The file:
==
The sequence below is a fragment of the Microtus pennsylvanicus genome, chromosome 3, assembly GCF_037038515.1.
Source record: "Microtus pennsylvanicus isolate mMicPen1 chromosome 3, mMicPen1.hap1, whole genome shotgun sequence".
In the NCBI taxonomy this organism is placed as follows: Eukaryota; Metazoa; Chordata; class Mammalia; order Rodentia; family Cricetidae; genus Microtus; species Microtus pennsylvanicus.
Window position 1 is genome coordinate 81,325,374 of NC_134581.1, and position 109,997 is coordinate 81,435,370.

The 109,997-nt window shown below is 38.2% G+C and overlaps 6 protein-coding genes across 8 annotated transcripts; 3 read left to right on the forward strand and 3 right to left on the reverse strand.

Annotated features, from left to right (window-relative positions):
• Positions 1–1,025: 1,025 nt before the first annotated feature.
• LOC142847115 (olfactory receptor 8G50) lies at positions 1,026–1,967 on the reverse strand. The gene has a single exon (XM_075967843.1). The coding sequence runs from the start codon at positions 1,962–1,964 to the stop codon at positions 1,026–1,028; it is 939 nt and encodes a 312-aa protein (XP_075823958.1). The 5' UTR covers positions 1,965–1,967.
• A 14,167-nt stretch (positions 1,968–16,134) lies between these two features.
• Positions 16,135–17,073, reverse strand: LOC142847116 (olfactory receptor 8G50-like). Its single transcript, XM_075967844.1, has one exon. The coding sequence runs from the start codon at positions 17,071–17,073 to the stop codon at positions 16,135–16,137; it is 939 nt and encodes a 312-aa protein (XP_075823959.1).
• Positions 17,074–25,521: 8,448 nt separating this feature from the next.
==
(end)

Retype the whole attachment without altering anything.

The sequence below is a fragment of the Microtus pennsylvanicus genome, chromosome 3, assembly GCF_037038515.1.
Source record: "Microtus pennsylvanicus isolate mMicPen1 chromosome 3, mMicPen1.hap1, whole genome shotgun sequence".
In the NCBI taxonomy this organism is placed as follows: Eukaryota; Metazoa; Chordata; class Mammalia; order Rodentia; family Cricetidae; genus Microtus; species Microtus pennsylvanicus.
Window position 1 is genome coordinate 81,325,374 of NC_134581.1, and position 109,997 is coordinate 81,435,370.

The 109,997-nt window shown below is 38.2% G+C and overlaps 6 protein-coding genes across 8 annotated transcripts; 3 read left to right on the forward strand and 3 right to left on the reverse strand.

Annotated features, from left to right (window-relative positions):
• Positions 1–1,025: 1,025 nt before the first annotated feature.
• LOC142847115 (olfactory receptor 8G50) lies at positions 1,026–1,967 on the reverse strand. The gene has a single exon (XM_075967843.1). The coding sequence runs from the start codon at positions 1,962–1,964 to the stop codon at positions 1,026–1,028; it is 939 nt and encodes a 312-aa protein (XP_075823958.1). The 5' UTR covers positions 1,965–1,967.
• A 14,167-nt stretch (positions 1,968–16,134) lies between these two features.
• Positions 16,135–17,073, reverse strand: LOC142847116 (olfactory receptor 8G50-like). Its single transcript, XM_075967844.1, has one exon. The coding sequence runs from the start codon at positions 17,071–17,073 to the stop codon at positions 16,135–16,137; it is 939 nt and encodes a 312-aa protein (XP_075823959.1).
• Positions 17,074–25,521: 8,448 nt separating this feature from the next.